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Cher, Educator-40+ yrs
Category: General
Satisfied Customers: 20865
Experience:  M.A., B.A., Author, Information & Research Specialist
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Here is a question that doesnt have a category. Concerning

Customer Question

Here is a question that doesn't have a category. Concerning weather forecasting, I consult both Yahoo weather and and they have conflicting data. Why is there such a difference and which one is most accurate?
Thank you.
Submitted: 4 years ago.
Category: General
Expert:  Cher replied 4 years ago.
Hello,Customerand welcome back to Just Answer.

Thank you for your insightful question.

Yahoo weather gets it's information from '', which is the Weather Channel.The Weather Channel gets its information from the National Weather Service (NWS). NOAA is the parent company of the NWS. Both and get their information from satellites, and other specialized equipment. Each individual weather forecasting agency has their own meteorologists and unique equipment. Although the 'basic' information may be similar, longterm forecasting is just that--a 'forecast', dependent on how weather components will react in certain predicted situations. Weather is very changeable, as you are aware, so forecasts are not always accurate if there is a different actual situation taking place which will vary from the predicted forecast.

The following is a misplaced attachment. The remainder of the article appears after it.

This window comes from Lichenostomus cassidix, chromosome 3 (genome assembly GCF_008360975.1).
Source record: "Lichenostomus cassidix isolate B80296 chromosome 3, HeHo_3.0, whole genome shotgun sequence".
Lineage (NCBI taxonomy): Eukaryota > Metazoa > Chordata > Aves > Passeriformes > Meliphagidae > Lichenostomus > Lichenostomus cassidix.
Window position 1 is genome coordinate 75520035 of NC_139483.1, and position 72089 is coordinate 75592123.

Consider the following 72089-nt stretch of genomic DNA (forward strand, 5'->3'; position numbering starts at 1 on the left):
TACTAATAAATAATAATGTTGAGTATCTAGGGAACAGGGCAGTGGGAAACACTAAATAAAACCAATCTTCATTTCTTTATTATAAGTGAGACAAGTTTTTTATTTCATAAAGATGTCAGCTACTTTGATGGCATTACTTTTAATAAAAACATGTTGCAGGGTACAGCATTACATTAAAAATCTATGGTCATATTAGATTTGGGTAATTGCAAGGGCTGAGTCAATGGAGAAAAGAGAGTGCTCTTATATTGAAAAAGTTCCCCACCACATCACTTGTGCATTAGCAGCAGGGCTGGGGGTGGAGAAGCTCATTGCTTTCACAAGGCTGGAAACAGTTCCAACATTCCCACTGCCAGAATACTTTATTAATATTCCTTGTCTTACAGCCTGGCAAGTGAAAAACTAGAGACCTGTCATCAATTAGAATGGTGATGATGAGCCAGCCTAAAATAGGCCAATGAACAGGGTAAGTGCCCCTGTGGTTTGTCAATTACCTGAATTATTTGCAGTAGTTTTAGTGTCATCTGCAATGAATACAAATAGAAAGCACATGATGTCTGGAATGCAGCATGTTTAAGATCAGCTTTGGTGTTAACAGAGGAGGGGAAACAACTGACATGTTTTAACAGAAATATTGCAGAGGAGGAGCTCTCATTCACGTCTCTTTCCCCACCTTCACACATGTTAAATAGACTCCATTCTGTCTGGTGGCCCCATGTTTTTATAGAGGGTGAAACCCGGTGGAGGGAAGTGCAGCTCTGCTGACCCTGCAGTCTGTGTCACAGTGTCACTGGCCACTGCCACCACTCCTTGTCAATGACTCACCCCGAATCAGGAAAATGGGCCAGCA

You should find the information at this webpage informative and interesting: (read the responses in the dark green boxes)

It is usually found that the most accurate forecasts are those made by local meteorologists for their specific areas, especially when it comes to hazardous weather like tornadoes, hurricanes, etc. However, major TV stations typically get their weather info from the same reporting agencies--the National Weather Service and NOAA.

As you can see at the link above, the most accurate weather information is usually gotten from radar and satellite equipment from local airports and other state/federal municipalities, like schools and the department of highways, etc. for local areas, so they can forewarm of approaching hazardous weather.

The reason the forecast information conflicts when you go to each of these weather forecasting sites is because although meterology is a 'science', it is not an 'exact' science due to everchanging weather conditions. While one agency may say it is 83 degrees in your area, another may say it is 85, it all depends on where their specific information is coming from and where their weather/temperature sensors are located.

This information about the National Weather Service is also informative:

Please let me know if you have any questions or need additional information by clicking 'Reply'.

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